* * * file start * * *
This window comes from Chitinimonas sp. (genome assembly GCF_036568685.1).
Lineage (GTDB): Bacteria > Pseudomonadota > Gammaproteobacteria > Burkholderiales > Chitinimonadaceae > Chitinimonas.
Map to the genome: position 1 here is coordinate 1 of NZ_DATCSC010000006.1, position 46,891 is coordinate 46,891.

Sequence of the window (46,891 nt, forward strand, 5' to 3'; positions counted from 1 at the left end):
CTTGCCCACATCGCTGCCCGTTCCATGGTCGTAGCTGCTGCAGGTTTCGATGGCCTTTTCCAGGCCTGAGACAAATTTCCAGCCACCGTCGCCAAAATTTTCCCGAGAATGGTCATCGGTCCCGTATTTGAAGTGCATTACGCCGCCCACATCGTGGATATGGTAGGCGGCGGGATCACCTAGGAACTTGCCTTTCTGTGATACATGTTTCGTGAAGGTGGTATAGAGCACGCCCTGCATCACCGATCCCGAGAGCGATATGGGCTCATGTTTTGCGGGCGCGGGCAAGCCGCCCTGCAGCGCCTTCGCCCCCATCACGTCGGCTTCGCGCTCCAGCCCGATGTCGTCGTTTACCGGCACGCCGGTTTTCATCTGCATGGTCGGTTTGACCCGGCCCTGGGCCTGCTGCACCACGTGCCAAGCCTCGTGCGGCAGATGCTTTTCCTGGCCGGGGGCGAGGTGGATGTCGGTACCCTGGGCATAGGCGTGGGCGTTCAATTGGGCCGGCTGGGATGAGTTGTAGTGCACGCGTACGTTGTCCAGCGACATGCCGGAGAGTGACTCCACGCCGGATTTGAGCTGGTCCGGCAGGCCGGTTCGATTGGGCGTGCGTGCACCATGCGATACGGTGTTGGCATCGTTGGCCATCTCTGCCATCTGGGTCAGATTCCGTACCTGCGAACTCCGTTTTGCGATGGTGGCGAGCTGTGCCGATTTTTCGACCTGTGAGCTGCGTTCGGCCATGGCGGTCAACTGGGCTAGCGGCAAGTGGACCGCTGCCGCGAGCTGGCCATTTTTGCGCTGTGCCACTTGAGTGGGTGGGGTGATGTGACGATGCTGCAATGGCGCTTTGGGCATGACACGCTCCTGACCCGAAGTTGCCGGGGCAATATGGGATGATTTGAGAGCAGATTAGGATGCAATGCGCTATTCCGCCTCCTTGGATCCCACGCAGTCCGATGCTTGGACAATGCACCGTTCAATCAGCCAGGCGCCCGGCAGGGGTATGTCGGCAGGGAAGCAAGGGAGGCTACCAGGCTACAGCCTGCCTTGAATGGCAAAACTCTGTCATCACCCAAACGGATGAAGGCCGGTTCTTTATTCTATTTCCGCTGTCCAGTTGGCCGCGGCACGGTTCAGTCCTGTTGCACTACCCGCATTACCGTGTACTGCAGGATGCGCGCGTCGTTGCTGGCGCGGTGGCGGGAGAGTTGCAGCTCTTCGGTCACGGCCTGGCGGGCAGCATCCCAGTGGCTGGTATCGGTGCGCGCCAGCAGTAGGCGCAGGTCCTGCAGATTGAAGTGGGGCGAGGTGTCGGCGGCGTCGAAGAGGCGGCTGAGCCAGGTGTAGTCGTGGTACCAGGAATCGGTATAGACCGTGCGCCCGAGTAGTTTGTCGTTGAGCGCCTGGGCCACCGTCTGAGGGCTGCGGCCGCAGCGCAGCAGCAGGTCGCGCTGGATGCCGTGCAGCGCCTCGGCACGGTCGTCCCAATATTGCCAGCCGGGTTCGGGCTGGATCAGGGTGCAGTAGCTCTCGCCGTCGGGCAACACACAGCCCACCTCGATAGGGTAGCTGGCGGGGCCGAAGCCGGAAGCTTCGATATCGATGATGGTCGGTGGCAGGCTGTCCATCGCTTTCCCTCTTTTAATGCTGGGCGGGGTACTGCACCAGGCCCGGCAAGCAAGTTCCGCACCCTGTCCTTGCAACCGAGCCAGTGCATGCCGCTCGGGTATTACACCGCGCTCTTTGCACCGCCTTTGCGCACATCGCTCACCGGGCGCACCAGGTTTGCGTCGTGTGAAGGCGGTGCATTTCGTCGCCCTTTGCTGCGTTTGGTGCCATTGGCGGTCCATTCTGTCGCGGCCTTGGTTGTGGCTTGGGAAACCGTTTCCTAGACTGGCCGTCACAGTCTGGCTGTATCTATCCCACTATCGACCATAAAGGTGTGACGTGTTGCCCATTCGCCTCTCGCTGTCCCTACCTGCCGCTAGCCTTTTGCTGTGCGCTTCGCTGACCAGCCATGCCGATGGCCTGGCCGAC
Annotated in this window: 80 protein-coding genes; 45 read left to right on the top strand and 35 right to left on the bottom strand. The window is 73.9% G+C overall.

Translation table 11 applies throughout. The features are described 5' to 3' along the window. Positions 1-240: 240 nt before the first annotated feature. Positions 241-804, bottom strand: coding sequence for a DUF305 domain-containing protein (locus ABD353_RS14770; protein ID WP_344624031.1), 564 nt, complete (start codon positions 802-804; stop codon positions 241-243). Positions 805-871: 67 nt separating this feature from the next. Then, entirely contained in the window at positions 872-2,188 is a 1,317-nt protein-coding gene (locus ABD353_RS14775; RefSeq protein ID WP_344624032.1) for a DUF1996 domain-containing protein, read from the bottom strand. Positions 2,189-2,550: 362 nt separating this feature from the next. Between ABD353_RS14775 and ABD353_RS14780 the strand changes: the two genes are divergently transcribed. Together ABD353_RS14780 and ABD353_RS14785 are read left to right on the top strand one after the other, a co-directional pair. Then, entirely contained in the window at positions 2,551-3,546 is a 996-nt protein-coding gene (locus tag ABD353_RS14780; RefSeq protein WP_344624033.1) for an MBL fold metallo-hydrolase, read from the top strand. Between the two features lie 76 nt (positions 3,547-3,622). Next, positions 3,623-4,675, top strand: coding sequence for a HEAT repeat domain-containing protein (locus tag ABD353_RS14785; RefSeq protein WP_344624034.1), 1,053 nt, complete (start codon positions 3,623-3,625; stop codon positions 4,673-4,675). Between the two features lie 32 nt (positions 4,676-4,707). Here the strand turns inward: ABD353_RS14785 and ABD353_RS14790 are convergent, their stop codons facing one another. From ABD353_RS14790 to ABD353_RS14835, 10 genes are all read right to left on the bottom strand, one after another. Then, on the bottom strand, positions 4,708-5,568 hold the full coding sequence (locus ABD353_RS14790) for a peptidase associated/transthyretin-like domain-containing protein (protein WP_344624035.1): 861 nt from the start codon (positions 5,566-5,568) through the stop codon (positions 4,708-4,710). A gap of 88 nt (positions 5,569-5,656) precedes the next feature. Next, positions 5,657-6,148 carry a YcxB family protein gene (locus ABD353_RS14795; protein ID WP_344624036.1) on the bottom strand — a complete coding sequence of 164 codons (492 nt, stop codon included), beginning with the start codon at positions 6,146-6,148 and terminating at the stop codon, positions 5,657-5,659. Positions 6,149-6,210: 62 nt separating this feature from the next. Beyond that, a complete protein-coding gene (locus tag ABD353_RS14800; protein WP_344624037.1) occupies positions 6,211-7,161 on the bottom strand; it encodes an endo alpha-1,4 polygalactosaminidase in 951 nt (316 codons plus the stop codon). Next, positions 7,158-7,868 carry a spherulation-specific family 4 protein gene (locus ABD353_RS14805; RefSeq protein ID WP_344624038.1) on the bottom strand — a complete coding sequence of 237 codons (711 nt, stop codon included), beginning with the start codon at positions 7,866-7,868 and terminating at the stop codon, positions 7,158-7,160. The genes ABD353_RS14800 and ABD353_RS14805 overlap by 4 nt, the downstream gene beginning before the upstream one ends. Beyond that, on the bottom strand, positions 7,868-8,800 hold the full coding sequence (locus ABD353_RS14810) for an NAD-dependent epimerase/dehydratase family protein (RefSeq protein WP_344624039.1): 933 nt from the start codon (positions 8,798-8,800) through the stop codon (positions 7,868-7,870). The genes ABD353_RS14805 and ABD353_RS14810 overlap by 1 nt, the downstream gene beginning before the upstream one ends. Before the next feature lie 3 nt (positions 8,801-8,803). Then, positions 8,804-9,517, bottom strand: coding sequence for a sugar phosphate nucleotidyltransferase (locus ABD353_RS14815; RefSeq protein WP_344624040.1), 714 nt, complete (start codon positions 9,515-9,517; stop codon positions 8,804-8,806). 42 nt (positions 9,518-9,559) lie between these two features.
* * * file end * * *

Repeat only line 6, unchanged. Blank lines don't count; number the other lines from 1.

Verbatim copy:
Annotated in this window: 80 protein-coding genes; 45 read left to right on the top strand and 35 right to left on the bottom strand. The window is 73.9% G+C overall.